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Our animal care team wasn’t quite sure what to expect when we built dens for our two Florida black bears, Cheyenne and Brody. After a few months with the dens, we are excited to share that we have learned a lot!

Florida black bears naturally enter a semi-hibernation state called torpor during the wintertime when food is typically scarce. Some bears opt to spend this time in a den. Our keepers had noticed Cheyenne attempting to build her own den during previous winters, and last year, we gave her and Brody the start of their own dens.

One of the most exciting and important things we learned: Even though they spent little to no time in the wild in their youth, both Brody and Cheyenne still exhibit the behavior of bears in their natural range – if given the proper resources.

Brody did not den, but he did slow down, reducing his eating and defecating. This is typical of a young male black bear.

A Florida black bear peeks inside of his den at Brevard Zoo.

Florida black bear Brody peeks inside one of the new dens in the bear habitat.

Cheyenne spent over a month in the den sleeping. She did not eat, drink, defecate or urinate during this time, as is typical for denning black bears. She has lost 20 pounds so far, and we expect to see more weight loss into spring. In the months leading up to this season, Cheyenne gained over 50 pounds in preparation for this weight loss.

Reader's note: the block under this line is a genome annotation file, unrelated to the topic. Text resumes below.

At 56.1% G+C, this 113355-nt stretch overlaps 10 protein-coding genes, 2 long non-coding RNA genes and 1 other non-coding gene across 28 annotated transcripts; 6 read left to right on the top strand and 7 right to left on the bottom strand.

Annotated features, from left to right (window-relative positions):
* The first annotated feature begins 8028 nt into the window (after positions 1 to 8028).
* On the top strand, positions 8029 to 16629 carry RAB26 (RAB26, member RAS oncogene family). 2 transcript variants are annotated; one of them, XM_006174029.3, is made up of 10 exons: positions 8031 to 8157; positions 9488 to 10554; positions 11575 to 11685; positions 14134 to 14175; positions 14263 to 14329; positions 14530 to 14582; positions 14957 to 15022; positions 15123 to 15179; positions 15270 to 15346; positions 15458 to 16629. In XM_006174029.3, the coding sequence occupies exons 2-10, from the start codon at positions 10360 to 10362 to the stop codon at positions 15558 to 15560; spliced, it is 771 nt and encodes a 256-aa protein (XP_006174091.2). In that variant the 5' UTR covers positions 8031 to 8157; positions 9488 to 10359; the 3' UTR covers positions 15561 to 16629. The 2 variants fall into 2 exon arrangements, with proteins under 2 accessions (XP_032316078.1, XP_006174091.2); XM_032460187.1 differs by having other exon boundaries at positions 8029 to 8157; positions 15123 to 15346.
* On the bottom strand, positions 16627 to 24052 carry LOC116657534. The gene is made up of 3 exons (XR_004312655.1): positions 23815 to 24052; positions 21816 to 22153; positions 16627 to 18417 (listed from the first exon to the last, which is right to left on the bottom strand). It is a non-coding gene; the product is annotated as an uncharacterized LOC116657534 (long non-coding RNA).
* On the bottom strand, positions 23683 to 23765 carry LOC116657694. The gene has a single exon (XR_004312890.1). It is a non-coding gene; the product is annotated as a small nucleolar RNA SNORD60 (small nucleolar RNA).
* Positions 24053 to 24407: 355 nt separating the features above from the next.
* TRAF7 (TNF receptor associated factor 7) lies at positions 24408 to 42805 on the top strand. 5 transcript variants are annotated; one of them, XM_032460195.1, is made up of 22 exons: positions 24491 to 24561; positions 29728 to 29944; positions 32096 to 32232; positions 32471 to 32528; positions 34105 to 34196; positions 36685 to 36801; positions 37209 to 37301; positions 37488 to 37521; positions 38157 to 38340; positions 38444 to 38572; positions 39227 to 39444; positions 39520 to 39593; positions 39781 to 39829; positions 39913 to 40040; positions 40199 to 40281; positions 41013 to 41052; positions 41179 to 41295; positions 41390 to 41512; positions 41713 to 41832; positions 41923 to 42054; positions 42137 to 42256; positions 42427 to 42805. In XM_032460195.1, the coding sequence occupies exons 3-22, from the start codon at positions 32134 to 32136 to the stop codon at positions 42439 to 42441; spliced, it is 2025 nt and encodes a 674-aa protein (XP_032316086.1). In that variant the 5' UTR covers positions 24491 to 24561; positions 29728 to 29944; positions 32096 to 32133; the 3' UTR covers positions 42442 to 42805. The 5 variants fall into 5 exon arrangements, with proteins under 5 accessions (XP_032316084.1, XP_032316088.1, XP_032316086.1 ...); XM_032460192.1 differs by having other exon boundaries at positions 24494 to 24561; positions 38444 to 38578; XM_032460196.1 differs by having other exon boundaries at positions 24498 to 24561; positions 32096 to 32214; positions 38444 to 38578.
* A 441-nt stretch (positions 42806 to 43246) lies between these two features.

We also learned that bear territories are important and fully established even in human care. Cheyenne claimed the main yard and its den early in the season.

Once this happened, Cheyenne no longer accepted Brody in this space. Our animal care staff continued to allow him in the main yard under supervision throughout the fall season so Brody and Cheyenne could actively carry out natural territorial behaviors. Cheyenne would chase Brody out of the yard repeatedly, chomping, huffing and slapping the ground. Brody would huff and run away to the security of the side yard.

“Observation and behavior reading is huge and determines when they are not together,” said Lauren Hinson, director of animal programs.

We kept Brody from the main yard during denning time to reduce stress for both bears. In their natural habitat, a female bear in her den would not accept a wandering male bear in her space. Even while she was in torpor, Cheyenne was still completely aware of her surroundings. She would occasionally leave her den to charge at Brody at the mesh door between their habitats – and then return to her den for sleep.

As the temperatures continue to warm, we expect to see Cheyenne leave her den more. With that, we plan to have the two bears share the main yard again as we expect Cheyenne’s territoriality to decrease once torpor passes.

We know that some of you have missed having an active bear in the main habitat – so we are looking forward to having both bears in the yard again!

Brevard Zoo is an independent, not-for-profit organization that receives no recurring government funding for our operating costs. Your generous support enables us to continue to serve our community and continue our vital animal wellness, education and conservation programs.